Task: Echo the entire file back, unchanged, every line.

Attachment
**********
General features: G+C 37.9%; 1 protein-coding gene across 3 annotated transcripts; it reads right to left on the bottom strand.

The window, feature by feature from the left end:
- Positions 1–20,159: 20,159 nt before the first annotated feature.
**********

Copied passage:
General features: G+C 37.9%; 1 protein-coding gene across 3 annotated transcripts; it reads right to left on the bottom strand.

The window, feature by feature from the left end:
- Positions 1–20,159: 20,159 nt before the first annotated feature.